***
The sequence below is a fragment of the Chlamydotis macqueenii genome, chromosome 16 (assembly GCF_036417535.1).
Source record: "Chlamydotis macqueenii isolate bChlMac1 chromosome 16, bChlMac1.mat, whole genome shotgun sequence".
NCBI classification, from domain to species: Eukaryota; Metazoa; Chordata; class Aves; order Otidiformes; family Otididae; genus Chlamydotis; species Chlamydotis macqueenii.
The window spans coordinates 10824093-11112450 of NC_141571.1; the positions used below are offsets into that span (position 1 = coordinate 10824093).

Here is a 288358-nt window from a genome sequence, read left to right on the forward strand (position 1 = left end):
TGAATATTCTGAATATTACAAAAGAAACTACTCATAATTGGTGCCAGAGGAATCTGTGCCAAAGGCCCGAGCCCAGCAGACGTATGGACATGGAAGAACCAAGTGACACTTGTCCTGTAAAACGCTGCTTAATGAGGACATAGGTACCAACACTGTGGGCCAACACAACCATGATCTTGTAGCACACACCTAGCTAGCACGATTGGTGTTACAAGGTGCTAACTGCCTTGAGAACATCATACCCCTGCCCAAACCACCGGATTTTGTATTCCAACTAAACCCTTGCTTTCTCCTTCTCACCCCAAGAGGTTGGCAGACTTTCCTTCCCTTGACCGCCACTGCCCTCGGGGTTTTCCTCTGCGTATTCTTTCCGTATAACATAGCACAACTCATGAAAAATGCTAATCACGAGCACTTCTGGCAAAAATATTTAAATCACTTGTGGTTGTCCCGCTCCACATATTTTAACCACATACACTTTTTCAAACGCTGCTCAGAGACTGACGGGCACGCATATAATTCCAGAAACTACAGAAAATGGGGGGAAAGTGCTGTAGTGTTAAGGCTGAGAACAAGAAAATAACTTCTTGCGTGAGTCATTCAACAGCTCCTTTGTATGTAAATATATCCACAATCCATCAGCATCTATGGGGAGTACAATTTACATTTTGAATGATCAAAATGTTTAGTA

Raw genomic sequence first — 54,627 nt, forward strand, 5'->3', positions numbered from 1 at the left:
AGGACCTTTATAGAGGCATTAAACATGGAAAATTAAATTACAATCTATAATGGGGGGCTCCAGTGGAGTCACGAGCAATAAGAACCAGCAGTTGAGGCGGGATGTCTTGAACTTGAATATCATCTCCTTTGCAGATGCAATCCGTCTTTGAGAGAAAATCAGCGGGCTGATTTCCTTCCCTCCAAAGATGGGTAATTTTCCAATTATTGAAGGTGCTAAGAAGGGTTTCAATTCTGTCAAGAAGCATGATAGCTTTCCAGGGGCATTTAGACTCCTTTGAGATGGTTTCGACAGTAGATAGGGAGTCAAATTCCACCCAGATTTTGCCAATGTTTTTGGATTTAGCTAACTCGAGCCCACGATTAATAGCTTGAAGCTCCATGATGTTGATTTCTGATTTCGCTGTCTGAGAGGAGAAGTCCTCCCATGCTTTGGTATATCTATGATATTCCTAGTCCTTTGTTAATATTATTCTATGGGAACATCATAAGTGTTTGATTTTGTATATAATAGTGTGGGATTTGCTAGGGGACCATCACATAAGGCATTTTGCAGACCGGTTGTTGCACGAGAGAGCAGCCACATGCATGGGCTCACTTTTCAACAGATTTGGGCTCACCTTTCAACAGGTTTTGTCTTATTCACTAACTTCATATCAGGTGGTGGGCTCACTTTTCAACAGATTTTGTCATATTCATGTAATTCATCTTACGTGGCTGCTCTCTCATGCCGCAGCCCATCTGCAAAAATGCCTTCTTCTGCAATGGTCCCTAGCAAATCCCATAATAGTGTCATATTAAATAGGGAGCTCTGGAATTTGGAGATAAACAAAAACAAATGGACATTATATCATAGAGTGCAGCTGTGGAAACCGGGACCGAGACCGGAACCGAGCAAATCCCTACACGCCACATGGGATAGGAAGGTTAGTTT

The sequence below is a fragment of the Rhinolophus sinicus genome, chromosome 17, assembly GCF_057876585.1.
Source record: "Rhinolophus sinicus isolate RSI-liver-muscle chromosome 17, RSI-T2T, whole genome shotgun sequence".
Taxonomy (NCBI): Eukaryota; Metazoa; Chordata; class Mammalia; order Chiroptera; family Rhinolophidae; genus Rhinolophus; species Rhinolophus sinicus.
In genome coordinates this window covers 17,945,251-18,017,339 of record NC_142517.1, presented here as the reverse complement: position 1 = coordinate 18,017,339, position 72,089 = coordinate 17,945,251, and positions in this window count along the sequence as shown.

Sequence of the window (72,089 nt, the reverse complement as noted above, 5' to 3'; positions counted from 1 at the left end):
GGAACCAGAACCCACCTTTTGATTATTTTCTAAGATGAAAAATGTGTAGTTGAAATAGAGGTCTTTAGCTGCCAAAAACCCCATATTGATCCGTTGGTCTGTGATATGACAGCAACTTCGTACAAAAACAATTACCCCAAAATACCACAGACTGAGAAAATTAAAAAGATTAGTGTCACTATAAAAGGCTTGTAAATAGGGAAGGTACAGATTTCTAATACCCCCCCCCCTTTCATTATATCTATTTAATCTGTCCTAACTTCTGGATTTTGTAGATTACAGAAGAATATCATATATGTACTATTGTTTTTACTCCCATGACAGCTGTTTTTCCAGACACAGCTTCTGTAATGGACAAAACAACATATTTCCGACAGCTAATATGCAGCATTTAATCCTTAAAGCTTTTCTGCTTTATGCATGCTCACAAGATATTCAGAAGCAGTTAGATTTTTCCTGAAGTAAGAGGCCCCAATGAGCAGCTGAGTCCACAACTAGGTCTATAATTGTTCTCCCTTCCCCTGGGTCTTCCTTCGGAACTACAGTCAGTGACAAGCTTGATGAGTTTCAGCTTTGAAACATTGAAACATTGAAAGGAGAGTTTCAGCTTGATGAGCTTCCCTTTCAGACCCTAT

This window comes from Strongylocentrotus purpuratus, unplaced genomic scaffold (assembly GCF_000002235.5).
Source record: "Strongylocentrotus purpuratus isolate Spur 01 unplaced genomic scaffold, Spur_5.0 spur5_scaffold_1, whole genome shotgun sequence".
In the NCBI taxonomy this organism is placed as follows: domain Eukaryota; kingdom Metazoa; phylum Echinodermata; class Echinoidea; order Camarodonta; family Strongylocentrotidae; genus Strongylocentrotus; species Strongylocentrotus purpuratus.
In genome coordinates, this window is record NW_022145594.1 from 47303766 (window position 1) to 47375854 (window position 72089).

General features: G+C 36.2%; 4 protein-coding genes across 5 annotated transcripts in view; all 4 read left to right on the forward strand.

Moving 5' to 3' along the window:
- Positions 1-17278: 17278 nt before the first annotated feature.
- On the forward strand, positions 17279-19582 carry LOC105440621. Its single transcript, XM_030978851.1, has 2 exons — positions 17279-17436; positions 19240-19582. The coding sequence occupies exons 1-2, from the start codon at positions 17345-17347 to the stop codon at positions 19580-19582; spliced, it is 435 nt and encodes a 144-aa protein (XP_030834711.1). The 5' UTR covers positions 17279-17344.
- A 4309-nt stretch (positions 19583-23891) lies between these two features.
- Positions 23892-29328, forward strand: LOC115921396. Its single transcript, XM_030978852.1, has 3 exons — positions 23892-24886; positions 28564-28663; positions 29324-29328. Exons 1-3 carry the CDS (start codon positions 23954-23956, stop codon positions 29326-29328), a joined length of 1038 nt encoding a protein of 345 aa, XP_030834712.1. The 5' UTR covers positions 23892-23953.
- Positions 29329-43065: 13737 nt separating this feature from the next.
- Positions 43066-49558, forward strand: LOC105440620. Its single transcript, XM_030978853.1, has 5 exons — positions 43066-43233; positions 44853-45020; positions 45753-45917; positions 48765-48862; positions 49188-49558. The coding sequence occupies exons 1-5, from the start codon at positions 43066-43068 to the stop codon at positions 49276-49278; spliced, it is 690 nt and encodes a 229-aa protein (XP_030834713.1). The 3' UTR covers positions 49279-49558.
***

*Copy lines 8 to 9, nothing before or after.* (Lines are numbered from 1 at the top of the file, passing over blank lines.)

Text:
AGGACCTTTATAGAGGCATTAAACATGGAAAATTAAATTACAATCTATAATGGGGGGCTCCAGTGGAGTCACGAGCAATAAGAACCAGCAGTTGAGGCGGGATGTCTTGAACTTGAATATCATCTCCTTTGCAGATGCAATCCGTCTTTGAGAGAAAATCAGCGGGCTGATTTCCTTCCCTCCAAAGATGGGTAATTTTCCAATTATTGAAGGTGCTAAGAAGGGTTTCAATTCTGTCAAGAAGCATGATAGCTTTCCAGGGGCATTTAGACTCCTTTGAGATGGTTTCGACAGTAGATAGGGAGTCAAATTCCACCCAGATTTTGCCAATGTTTTTGGATTTAGCTAACTCGAGCCCACGATTAATAGCTTGAAGCTCCATGATGTTGATTTCTGATTTCGCTGTCTGAGAGGAGAAGTCCTCCCATGCTTTGGTATATCTATGATATTCCTAGTCCTTTGTTAATATTATTCTATGGGAACATCATAAGTGTTTGATTTTGTATATAATAGTGTGGGATTTGCTAGGGGACCATCACATAAGGCATTTTGCAGACCGGTTGTTGCACGAGAGAGCAGCCACATGCATGGGCTCACTTTTCAACAGATTTGGGCTCACCTTTCAACAGGTTTTGTCTTATTCACTAACTTCATATCAGGTGGTGGGCTCACTTTTCAACAGATTTTGTCATATTCATGTAATTCATCTTACGTGGCTGCTCTCTCATGCCGCAGCCCATCTGCAAAAATGCCTTCTTCTGCAATGGTCCCTAGCAAATCCCATAATAGTGTCATATTAAATAGGGAGCTCTGGAATTTGGAGATAAACAAAAACAAATGGACATTATATCATAGAGTGCAGCTGTGGAAACCGGGACCGAGACCGGAACCGAGCAAATCCCTACACGCCACATGGGATAGGAAGGTTAGTTT

The sequence below is a fragment of the Rhinolophus sinicus genome, chromosome 17, assembly GCF_057876585.1.